Kiwi pop star Lorde has taken a swipe at Lana Del Rey and other mega music stars for the "unattainable opulence" that runs through their songs.

The 16-year-old singer-songwriter - real name Ella Yelich-O'Connor - is attracting attention from the international music press ahead of the release of her debut.

Her first song, Royals, was described by Britain's Observer as "the most deliciously radio-ready critique of wealth you'll hear this year".

Lorde told the newspaper the song came from listening to the likes of Lana Del Rey and the Kanye West and Jay-Z project.


"What really got me is this ridiculous, unrelatable, unattainable opulence that runs throughout. Lana Del Rey is always singing about being in the Hamptons or driving her Bugatti Veyron or whatever, and at the time, me and my friends were at some house party worrying how to get home because we couldn't afford a cab. This is our reality."

The Auckland teenager, who was spotted singing at school when she was just 12, said her songwriting rejected that. "If I write songs about anything else then I'm not writing anything that's real."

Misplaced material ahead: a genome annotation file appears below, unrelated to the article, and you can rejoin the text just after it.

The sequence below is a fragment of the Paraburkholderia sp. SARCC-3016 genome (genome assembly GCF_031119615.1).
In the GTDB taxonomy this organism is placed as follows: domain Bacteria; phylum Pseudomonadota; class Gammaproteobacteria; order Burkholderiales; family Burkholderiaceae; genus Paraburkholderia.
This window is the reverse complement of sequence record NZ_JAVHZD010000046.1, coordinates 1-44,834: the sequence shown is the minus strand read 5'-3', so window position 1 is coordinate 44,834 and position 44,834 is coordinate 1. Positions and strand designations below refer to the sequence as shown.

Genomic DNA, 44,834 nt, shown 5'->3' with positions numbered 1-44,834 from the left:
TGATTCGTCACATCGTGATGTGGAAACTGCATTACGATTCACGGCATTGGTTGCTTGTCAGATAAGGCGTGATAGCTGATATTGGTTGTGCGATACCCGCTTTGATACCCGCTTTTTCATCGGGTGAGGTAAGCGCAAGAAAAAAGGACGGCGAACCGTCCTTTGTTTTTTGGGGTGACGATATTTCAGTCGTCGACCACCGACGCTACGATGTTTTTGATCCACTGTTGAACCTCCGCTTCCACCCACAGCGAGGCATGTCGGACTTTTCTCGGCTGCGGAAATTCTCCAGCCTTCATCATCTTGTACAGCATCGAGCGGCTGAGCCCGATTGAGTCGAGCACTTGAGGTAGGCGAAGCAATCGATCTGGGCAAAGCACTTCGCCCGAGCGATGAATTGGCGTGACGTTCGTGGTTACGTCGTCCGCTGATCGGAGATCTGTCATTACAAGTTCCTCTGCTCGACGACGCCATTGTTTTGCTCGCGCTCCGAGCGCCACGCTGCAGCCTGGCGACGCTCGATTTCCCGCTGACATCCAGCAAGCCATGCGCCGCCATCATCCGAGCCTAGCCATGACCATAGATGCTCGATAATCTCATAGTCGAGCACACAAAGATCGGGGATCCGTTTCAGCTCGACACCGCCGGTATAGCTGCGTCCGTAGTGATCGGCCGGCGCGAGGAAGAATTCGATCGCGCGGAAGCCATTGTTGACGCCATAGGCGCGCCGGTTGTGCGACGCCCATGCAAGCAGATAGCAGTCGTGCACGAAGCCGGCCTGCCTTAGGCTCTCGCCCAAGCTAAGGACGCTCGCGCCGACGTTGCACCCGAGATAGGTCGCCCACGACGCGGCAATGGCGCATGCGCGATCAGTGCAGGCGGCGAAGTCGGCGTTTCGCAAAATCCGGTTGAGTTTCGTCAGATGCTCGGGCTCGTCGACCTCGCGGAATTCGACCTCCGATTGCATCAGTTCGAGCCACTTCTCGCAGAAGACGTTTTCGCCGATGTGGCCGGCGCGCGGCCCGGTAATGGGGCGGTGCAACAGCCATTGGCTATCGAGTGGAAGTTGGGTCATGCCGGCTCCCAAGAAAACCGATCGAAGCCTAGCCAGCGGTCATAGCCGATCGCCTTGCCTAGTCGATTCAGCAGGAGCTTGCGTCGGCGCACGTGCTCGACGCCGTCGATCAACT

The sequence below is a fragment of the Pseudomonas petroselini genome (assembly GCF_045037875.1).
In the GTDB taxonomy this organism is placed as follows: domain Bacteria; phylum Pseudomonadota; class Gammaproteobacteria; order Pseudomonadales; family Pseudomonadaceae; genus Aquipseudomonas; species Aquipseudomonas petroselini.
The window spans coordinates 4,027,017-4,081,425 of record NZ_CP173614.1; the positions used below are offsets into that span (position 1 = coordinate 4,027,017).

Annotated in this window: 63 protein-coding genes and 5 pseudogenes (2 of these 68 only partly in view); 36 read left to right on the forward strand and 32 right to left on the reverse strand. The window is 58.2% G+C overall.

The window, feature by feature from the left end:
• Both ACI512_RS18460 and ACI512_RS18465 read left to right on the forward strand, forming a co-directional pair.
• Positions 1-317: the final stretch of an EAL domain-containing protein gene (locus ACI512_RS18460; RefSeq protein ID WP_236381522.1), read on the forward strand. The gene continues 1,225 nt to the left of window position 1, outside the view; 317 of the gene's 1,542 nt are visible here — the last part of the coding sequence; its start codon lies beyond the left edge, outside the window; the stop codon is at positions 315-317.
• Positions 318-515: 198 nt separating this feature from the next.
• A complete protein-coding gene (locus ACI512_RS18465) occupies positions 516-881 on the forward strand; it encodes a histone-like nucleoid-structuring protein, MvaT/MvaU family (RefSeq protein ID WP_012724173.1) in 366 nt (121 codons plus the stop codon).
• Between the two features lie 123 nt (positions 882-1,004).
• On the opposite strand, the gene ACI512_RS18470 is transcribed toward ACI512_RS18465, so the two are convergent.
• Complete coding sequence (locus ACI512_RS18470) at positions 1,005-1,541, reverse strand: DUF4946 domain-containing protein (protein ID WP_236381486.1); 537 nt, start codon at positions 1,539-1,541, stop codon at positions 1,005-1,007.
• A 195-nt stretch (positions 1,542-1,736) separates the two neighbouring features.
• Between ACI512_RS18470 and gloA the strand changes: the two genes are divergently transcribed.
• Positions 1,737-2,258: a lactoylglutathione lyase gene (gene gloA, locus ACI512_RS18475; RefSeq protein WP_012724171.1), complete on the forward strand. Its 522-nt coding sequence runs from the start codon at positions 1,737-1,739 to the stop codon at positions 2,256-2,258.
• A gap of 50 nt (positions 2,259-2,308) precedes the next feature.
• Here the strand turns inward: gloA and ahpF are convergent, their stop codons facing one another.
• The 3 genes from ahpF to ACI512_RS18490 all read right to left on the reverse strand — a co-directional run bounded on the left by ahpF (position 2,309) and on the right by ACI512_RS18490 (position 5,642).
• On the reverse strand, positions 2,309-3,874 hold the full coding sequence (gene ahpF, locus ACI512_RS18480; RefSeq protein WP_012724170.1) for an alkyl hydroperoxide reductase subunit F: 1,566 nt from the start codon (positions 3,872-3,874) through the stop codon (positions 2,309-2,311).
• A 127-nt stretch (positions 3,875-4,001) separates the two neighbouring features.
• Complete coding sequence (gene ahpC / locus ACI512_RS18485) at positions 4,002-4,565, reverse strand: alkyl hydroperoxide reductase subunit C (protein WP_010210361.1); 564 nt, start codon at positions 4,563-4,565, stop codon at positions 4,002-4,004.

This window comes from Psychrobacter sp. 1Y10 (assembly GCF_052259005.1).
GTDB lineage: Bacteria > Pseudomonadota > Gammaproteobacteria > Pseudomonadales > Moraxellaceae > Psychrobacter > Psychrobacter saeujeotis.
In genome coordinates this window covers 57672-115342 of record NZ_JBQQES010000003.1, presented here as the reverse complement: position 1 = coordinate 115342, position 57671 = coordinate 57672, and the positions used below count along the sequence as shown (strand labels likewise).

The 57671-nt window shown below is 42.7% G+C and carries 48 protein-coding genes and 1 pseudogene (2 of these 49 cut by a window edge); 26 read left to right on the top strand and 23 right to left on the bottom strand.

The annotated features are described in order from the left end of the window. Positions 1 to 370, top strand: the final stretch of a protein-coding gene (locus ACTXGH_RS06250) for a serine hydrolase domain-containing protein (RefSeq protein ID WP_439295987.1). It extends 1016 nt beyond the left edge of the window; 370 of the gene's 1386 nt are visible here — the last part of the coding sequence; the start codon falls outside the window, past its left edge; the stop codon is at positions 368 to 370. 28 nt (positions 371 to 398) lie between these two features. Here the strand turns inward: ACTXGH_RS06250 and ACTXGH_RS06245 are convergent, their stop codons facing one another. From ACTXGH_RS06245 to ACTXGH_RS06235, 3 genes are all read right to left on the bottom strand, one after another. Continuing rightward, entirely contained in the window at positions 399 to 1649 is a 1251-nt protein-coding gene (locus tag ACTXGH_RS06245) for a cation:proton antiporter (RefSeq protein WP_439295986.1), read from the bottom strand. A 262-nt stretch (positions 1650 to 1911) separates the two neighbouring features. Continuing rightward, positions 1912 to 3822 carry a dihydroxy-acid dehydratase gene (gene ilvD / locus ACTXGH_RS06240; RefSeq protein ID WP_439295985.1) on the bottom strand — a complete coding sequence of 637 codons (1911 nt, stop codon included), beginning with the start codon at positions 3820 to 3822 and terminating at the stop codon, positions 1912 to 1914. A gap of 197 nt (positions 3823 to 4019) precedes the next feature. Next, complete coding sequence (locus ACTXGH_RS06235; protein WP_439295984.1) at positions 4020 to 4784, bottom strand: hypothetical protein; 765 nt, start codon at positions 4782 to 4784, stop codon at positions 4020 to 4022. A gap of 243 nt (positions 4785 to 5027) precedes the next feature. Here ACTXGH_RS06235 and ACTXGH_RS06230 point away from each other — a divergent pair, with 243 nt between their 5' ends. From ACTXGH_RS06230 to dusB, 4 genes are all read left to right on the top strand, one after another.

Lorde's song went to No1 in New Zealand after its March release. It has gone on to crack American audiences, topping Spotify's "Most Viral" chart. She is working with music producer Joel Little on her album, due for release in September.

She told New York music magazine The Cut that the album would "paint this picture of who I am as an artist" and include some intimate songs about relationships.

But she quickly said that did not mean ex-boyfriends.

"I try to stay away from talking about boys all the time. You can go to Taylor Swift to hear that."

Lorde told the magazine that life had changed since her EP came out.

"I get recognised, which is weird, when I'm at a restaurant and I've got my mouth full of food. I had to make a different Facebook the other day because I get weird messages from dudes saying, 'We're going to be the best of friends', and I'm like, 'Ewww, we aren't'." But for the most part, people are really kind."


But she said her large family helped keep her feet on the ground.